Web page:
Officers allowed to keep guns in Southeast Idaho schools

Pocatello Police Sgt. Ralph Daniels, who supervises the School Resource Officers (SROs) on the force, shows off one of the gun safes that would be placed inside each of the high schools and middle schools in the Gate City, Idaho on Jan 24, 2013. Officers would keep semi-automatic police issue rifles inside the safes in case of an emergency. School officers already carry sidearms. (AP Photo/Idaho State Journal, Michael O'Donnell)

POCATELLO, Idaho (AP) — Schools in one eastern Idaho district are being equipped with gun lockers so school resource officers can keep rifles, ammunition and evidence close at hand.

All of the school resource officers in the district are already armed with semi-automatic handguns, but Pocatello Police Chief Scott Marchand said schools have hallways that are 50 to 100 yards long. In the event that a shooter came to the school, a trained officer could do more with a rifle than one limited to a sidearm, he said.

“Having that tool gives us another opportunity to protect students, faculty and staff,” Marchand said. “I hope we never use them anywhere.”

Marchand told the Idaho State Journal that the idea was adopted more than a year ago, and the gun lockers have already been purchased — it’s not a reaction to the Dec. 14 deadly shooting at Sandy Hook Elementary in Connecticut.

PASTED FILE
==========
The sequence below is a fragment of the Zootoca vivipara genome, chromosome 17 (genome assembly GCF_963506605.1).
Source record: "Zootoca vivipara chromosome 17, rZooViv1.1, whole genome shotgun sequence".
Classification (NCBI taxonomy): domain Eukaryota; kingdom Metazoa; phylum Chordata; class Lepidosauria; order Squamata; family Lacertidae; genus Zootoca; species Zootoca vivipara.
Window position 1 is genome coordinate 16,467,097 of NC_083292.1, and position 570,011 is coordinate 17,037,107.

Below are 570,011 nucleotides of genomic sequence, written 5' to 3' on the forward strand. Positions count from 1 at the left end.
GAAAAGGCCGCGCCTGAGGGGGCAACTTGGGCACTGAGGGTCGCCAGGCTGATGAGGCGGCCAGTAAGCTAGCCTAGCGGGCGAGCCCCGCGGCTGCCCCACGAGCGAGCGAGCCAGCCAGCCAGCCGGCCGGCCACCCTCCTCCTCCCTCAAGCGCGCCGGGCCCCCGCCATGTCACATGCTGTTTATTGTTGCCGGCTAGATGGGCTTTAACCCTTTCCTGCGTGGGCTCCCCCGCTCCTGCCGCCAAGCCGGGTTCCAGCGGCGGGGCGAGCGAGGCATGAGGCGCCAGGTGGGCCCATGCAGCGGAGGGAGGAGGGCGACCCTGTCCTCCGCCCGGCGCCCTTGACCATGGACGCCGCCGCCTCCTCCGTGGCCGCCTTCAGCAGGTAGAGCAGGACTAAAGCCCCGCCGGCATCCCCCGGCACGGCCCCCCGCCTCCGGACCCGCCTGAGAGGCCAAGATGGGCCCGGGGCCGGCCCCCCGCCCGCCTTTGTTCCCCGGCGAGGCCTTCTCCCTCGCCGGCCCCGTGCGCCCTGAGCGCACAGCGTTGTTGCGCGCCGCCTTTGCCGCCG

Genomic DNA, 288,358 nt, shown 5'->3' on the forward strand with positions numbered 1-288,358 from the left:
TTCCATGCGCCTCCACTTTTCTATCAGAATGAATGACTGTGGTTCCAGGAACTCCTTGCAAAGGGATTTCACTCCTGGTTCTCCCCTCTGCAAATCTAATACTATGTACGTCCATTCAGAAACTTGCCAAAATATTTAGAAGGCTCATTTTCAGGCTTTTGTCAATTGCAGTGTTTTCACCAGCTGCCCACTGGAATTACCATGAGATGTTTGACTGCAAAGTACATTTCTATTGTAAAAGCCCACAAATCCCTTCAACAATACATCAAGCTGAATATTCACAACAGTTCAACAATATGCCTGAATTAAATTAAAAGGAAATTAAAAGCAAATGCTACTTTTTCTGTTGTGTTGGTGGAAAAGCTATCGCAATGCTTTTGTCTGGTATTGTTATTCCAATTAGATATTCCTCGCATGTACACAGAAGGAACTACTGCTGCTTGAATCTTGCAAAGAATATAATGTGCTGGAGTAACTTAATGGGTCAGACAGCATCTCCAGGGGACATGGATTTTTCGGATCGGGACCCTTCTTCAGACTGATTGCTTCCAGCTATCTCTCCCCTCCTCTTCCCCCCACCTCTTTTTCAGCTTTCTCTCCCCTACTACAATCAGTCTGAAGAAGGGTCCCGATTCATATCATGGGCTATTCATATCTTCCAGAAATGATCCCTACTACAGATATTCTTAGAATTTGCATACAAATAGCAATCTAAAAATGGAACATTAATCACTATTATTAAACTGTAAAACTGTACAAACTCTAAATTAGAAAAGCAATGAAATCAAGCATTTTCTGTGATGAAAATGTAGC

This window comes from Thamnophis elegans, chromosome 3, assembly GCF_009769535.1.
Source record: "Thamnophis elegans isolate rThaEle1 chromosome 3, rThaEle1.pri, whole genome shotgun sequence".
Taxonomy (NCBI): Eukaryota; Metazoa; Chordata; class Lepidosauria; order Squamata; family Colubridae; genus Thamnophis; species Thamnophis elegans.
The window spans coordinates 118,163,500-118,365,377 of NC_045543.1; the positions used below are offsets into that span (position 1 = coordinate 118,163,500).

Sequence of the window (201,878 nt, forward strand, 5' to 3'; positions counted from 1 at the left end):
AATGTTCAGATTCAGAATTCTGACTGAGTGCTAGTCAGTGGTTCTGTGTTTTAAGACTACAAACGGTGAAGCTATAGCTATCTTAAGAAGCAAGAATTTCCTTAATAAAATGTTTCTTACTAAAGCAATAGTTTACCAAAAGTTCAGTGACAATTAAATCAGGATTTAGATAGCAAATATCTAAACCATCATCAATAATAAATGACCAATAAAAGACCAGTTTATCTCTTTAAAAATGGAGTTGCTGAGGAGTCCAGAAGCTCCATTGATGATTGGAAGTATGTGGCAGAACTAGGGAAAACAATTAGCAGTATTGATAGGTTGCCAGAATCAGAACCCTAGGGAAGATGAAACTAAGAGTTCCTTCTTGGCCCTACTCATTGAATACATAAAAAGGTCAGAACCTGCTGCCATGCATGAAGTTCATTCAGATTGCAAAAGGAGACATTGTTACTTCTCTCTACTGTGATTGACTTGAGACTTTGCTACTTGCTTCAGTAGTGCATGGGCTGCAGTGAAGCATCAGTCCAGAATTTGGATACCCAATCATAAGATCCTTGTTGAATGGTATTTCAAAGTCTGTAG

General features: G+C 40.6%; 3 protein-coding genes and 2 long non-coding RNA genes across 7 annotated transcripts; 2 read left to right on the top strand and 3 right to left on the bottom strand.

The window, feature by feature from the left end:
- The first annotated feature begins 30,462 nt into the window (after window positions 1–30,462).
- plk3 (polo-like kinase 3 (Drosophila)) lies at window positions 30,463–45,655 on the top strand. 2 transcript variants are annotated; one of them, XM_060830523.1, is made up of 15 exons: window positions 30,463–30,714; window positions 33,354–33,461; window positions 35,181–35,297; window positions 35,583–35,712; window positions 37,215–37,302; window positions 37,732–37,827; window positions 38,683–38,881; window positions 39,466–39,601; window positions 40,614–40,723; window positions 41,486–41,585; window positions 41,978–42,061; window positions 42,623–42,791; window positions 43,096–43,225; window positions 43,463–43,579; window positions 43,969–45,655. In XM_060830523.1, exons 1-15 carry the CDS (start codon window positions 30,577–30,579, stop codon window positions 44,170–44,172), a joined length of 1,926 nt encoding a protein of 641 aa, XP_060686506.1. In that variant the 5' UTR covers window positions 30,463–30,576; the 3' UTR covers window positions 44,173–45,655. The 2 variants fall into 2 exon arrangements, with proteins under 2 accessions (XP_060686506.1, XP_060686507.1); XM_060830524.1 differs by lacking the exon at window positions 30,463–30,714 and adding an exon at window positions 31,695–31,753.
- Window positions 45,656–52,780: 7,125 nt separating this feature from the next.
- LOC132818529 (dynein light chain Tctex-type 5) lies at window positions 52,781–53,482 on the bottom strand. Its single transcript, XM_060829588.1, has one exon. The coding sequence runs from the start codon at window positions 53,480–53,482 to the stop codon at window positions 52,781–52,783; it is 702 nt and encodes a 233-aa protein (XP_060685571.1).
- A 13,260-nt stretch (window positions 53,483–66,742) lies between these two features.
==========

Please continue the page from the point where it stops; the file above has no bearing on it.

The chief acknowledged that some community members would likely be uncomfortable with the idea of putting more firepower inside schools, but he said the safes would be locked at all times except when officers are using them to access the rifles and ammunition or store evidence.

There are other districts in the nation that have gun safes, though Pocatello will be the first in southeastern Idaho.

Marchand spent 22 years as a member of the regional SWAT team before he became the police chief last year. While he believes the accuracy of a rifle in the hands of a trained officer could be a critical element in responding to an attack at the school, Marchand has serious reservations about arming teachers or others who aren’t professional police officers.

“I can train anyone to shoot paper targets,” he said. “But a real shooting environment is different … There’s a lot more involved than simply shooting.”

Pocatello’s high schools and middle schools currently have full-time school resource officers, but officers also visit the other schools in the district. Marchand hopes to have patrol officers visit the schools at least once a week.

“The plan is to be visible,” he said.

Sgt. Ralph Daniels, who is in charge of the school resource officers, said the extra patrol presence has been appreciated. Daniels said the gun safes will be a welcome addition. Currently, it would take some time for officers to get a rifle in an emergency because rifles are typically stored in patrol cars, he said.

“This will increase our ability to respond quickly,” Daniels said.

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